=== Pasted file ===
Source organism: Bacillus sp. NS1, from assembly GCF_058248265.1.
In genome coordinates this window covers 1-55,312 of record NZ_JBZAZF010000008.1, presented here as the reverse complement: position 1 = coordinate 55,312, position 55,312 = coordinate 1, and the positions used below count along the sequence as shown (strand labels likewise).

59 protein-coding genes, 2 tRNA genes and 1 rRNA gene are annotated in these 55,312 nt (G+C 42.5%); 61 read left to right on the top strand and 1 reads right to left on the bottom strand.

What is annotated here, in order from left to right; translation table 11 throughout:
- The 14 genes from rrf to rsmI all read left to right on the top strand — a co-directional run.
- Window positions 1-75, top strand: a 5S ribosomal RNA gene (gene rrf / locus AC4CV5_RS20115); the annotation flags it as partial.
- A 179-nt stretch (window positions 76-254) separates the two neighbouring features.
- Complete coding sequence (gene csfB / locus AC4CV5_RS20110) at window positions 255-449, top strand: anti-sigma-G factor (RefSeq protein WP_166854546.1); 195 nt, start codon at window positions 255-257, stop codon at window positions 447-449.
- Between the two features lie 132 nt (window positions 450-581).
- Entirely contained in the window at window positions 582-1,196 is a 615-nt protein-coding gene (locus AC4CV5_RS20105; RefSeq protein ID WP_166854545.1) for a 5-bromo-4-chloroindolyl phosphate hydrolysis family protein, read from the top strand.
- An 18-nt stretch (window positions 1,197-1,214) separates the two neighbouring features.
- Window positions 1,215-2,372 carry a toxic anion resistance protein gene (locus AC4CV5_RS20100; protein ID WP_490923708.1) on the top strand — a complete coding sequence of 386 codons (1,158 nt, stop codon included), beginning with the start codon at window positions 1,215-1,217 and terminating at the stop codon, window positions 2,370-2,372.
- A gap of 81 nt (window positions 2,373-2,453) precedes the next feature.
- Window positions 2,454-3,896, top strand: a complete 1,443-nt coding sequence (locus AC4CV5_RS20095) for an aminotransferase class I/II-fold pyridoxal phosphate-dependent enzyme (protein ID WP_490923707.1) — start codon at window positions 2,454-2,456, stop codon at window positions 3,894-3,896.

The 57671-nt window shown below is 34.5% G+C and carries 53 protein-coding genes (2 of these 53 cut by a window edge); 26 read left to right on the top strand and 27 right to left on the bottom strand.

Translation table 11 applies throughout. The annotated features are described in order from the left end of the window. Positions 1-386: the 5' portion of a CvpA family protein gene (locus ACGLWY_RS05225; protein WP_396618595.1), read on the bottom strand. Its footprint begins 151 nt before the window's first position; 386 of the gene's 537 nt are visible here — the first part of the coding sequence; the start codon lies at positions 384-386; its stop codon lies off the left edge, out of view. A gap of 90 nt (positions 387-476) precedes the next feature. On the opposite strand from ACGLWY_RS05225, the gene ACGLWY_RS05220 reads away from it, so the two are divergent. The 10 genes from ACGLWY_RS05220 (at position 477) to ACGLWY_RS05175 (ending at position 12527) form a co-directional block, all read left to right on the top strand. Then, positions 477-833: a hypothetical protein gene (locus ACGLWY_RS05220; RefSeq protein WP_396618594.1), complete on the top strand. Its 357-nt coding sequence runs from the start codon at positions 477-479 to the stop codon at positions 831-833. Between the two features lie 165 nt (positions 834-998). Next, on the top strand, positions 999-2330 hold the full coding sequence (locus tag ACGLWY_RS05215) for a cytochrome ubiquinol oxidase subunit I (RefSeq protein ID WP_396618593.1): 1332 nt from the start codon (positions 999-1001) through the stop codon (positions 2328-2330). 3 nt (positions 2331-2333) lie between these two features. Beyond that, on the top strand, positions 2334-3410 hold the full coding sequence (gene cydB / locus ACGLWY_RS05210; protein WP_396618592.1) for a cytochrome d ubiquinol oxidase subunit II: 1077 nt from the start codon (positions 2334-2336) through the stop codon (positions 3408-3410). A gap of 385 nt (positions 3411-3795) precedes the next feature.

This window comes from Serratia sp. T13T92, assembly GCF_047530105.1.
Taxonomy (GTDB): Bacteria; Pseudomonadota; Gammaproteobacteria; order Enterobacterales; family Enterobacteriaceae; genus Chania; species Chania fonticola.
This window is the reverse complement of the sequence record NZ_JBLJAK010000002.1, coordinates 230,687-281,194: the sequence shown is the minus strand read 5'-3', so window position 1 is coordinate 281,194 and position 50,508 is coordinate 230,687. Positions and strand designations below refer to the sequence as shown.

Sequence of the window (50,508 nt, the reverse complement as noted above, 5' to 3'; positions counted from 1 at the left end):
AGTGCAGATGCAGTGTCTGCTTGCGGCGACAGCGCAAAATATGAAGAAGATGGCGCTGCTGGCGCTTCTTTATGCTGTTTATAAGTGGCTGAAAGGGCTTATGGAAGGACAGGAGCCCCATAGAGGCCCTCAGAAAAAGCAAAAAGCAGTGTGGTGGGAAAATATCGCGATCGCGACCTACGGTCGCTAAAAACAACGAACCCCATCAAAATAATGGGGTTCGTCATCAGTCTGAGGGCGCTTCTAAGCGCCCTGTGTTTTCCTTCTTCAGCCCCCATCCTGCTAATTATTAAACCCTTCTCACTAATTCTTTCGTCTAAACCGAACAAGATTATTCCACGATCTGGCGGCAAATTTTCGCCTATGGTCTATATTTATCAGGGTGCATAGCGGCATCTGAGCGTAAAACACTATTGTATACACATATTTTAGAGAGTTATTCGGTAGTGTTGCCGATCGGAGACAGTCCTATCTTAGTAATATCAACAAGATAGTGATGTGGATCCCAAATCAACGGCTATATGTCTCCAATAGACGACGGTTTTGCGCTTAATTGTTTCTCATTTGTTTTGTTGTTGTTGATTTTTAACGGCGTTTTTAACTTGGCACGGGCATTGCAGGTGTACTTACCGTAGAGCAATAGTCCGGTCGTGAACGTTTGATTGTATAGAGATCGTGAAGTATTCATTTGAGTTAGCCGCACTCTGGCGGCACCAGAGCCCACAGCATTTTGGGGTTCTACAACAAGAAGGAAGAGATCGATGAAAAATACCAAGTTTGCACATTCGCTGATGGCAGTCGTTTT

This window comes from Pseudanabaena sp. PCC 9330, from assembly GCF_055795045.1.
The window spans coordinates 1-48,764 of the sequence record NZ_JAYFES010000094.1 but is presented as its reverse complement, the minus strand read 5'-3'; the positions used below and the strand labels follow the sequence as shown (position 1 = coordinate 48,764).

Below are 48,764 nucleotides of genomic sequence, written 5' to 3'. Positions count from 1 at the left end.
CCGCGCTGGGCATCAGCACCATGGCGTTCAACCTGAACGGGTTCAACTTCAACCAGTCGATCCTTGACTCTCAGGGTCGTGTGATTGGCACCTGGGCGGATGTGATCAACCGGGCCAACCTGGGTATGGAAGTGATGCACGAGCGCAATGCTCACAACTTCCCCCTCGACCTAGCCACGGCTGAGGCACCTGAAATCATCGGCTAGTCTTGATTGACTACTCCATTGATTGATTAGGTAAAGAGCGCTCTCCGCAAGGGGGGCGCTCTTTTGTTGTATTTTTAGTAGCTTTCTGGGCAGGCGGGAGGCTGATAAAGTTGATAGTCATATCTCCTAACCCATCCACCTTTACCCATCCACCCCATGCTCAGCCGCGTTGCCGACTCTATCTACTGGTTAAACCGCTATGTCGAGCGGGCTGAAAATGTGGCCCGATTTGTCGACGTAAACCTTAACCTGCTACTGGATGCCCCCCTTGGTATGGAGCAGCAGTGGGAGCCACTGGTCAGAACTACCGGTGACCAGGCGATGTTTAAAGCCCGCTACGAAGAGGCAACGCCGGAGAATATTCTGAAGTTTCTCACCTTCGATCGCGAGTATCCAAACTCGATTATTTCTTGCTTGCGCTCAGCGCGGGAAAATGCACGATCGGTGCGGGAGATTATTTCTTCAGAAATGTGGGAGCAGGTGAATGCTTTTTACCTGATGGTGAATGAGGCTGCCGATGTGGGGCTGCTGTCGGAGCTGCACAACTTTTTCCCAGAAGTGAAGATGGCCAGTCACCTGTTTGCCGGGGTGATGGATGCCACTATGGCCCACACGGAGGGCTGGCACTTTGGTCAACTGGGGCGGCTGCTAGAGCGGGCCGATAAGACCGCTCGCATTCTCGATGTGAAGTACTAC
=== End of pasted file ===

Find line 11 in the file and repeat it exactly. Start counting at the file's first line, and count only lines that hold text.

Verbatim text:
- An 18-nt stretch (window positions 1,197-1,214) separates the two neighbouring features.